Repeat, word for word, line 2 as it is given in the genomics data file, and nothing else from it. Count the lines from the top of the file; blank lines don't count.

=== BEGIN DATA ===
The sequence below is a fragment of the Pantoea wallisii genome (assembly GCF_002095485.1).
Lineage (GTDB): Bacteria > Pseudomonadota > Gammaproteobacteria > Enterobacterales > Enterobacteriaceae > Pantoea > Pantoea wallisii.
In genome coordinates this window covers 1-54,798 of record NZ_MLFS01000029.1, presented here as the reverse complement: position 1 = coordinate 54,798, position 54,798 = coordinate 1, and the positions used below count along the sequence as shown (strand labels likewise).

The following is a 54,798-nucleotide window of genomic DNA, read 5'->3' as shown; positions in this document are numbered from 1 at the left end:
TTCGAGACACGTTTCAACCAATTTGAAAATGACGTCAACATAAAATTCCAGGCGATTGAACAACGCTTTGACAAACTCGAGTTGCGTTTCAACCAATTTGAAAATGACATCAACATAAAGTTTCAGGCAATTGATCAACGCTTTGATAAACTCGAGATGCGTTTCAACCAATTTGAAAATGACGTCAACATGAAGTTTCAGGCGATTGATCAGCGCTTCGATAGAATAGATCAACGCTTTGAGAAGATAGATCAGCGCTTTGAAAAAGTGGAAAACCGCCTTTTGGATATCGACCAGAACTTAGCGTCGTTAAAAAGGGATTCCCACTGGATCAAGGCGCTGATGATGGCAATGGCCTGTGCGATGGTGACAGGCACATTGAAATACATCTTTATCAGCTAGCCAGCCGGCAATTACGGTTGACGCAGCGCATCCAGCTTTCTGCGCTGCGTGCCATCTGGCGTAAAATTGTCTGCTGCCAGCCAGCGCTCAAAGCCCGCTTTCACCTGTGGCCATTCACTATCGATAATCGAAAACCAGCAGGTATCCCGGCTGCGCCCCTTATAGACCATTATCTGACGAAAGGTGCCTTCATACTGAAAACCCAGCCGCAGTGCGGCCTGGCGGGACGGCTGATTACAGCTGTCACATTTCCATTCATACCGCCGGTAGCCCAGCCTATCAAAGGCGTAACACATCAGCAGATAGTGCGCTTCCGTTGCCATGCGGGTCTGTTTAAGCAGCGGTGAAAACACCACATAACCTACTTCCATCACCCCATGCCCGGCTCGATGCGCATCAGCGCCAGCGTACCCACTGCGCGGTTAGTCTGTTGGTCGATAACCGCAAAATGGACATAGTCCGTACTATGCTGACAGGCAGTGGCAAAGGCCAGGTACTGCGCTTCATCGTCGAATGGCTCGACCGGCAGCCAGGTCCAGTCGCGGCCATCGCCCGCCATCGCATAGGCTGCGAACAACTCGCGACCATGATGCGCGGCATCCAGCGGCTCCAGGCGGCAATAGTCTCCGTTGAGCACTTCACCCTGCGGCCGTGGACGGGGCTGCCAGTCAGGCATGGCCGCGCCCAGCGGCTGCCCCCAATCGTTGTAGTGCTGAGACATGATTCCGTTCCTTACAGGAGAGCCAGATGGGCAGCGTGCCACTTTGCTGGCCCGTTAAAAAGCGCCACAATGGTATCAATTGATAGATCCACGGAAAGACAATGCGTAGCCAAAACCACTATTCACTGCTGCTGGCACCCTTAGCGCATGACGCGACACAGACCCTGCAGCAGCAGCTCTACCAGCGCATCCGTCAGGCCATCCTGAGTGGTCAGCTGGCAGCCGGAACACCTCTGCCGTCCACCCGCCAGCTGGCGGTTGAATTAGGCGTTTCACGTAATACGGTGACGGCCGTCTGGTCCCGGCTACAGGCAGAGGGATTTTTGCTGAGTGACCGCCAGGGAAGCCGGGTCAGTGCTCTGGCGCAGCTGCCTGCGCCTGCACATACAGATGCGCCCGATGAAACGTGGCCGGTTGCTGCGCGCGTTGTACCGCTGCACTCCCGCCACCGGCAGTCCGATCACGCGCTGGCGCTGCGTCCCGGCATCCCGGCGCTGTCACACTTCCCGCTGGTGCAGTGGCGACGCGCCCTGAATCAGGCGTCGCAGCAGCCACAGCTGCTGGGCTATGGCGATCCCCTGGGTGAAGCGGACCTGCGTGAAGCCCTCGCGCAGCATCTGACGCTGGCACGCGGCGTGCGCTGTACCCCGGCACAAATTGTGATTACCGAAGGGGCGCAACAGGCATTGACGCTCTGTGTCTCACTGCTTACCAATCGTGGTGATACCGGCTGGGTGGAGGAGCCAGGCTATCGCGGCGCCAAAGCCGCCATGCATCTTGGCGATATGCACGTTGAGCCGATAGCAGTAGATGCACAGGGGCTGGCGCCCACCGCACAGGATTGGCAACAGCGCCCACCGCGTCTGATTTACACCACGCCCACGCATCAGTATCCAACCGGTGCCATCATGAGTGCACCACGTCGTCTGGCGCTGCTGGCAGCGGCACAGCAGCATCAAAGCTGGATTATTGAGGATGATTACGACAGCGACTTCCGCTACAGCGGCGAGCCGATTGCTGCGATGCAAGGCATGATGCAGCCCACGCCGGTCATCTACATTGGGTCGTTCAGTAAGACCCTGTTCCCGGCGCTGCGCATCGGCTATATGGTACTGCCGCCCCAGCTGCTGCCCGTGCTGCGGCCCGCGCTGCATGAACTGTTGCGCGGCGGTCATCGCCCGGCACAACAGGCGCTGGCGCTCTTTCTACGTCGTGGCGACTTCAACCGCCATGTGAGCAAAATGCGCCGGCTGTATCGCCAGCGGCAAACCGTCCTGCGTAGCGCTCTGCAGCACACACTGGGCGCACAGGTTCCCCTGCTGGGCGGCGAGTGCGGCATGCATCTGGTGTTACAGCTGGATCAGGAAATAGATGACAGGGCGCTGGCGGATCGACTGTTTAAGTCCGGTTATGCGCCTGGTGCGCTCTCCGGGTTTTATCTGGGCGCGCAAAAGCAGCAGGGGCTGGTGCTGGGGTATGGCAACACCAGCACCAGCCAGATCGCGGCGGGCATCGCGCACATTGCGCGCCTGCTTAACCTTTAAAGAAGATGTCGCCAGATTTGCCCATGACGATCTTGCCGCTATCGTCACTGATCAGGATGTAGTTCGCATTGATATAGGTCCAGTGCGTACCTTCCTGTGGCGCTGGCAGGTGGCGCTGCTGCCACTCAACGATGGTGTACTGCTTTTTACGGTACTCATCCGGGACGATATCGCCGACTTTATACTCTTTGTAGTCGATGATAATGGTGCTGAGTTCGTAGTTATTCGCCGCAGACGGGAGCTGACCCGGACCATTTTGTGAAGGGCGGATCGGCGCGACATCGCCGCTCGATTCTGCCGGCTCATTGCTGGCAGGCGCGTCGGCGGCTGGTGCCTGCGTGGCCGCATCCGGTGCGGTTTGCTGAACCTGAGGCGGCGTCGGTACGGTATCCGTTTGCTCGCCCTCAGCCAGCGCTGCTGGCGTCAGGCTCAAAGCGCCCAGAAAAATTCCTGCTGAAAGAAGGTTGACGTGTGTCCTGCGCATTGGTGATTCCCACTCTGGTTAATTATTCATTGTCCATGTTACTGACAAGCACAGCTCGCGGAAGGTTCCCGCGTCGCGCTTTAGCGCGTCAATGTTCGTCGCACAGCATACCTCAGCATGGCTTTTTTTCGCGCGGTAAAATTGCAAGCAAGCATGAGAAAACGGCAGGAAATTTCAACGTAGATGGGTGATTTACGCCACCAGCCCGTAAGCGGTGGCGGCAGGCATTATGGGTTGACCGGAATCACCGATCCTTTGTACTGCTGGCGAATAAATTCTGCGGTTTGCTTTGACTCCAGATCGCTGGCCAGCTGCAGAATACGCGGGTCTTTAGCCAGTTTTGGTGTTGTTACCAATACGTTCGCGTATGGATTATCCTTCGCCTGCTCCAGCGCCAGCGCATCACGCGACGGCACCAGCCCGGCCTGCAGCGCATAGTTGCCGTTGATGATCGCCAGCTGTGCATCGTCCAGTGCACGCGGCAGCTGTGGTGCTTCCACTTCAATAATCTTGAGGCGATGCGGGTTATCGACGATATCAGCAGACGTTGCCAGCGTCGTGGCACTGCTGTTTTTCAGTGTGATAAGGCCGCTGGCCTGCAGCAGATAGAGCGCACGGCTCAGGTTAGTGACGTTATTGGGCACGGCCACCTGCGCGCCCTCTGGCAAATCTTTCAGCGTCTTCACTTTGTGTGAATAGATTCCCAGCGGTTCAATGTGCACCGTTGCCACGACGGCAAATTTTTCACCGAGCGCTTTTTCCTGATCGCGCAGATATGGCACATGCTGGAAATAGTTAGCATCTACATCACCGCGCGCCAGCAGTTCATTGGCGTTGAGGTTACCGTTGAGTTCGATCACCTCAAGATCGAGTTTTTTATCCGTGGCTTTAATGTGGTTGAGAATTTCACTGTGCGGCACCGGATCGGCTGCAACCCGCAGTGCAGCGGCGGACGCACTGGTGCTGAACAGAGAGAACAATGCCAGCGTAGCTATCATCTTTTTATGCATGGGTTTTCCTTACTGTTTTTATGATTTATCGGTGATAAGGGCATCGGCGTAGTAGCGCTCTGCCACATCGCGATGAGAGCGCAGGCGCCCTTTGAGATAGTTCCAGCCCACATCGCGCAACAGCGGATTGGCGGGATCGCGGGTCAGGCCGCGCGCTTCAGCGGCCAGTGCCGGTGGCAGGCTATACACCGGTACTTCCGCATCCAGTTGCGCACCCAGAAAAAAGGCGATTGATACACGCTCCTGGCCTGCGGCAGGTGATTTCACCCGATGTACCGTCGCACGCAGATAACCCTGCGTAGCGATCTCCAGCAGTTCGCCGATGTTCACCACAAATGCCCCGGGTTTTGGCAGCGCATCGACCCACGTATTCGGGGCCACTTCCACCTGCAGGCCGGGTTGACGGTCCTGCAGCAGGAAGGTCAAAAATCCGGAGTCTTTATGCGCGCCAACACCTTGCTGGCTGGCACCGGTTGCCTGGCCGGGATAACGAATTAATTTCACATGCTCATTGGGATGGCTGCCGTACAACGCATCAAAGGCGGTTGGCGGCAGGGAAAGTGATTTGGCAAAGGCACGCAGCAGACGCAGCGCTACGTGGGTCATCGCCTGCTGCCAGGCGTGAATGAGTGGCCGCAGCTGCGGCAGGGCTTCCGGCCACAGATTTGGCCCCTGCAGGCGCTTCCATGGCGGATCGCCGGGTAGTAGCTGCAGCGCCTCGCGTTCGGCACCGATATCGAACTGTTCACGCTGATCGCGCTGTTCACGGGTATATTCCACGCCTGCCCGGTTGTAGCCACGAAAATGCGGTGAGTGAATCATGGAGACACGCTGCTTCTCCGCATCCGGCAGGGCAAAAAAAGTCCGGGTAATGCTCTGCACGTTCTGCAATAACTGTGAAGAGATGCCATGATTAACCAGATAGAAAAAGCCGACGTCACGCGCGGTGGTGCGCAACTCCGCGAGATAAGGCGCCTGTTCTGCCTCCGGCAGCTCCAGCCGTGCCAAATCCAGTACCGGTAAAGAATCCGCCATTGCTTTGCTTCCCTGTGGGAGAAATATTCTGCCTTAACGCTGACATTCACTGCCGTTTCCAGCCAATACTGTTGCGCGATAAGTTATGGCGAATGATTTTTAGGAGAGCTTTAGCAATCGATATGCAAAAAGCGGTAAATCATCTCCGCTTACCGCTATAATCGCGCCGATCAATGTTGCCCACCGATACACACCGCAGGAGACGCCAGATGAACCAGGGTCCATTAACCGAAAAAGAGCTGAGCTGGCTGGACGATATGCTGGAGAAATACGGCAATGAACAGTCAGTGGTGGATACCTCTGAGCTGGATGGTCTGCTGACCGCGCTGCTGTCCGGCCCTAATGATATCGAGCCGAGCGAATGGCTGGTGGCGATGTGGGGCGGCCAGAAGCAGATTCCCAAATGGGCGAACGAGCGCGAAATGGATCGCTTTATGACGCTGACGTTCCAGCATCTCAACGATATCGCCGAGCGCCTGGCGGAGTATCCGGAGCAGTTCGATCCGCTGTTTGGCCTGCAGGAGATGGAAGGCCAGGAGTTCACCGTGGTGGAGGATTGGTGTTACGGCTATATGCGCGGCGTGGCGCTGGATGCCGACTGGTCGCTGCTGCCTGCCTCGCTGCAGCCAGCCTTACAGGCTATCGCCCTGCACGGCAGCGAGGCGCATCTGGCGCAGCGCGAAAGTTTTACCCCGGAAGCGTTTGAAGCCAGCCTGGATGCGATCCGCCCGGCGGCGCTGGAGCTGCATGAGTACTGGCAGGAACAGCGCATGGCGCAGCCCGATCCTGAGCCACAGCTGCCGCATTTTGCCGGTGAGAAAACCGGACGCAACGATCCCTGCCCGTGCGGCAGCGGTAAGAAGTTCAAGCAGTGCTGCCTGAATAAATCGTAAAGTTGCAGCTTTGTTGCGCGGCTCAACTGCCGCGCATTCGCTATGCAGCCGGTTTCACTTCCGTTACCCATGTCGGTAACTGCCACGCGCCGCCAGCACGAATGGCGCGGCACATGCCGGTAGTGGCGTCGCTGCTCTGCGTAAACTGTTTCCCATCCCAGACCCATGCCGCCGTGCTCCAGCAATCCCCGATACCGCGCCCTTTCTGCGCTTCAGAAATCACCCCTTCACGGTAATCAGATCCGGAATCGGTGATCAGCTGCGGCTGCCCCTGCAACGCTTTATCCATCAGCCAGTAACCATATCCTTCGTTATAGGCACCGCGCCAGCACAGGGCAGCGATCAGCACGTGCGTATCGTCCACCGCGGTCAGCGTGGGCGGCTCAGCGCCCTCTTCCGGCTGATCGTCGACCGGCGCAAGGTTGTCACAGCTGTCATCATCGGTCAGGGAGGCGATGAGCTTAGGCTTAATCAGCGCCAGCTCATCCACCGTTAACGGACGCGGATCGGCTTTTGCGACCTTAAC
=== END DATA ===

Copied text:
Lineage (GTDB): Bacteria > Pseudomonadota > Gammaproteobacteria > Enterobacterales > Enterobacteriaceae > Pantoea > Pantoea wallisii.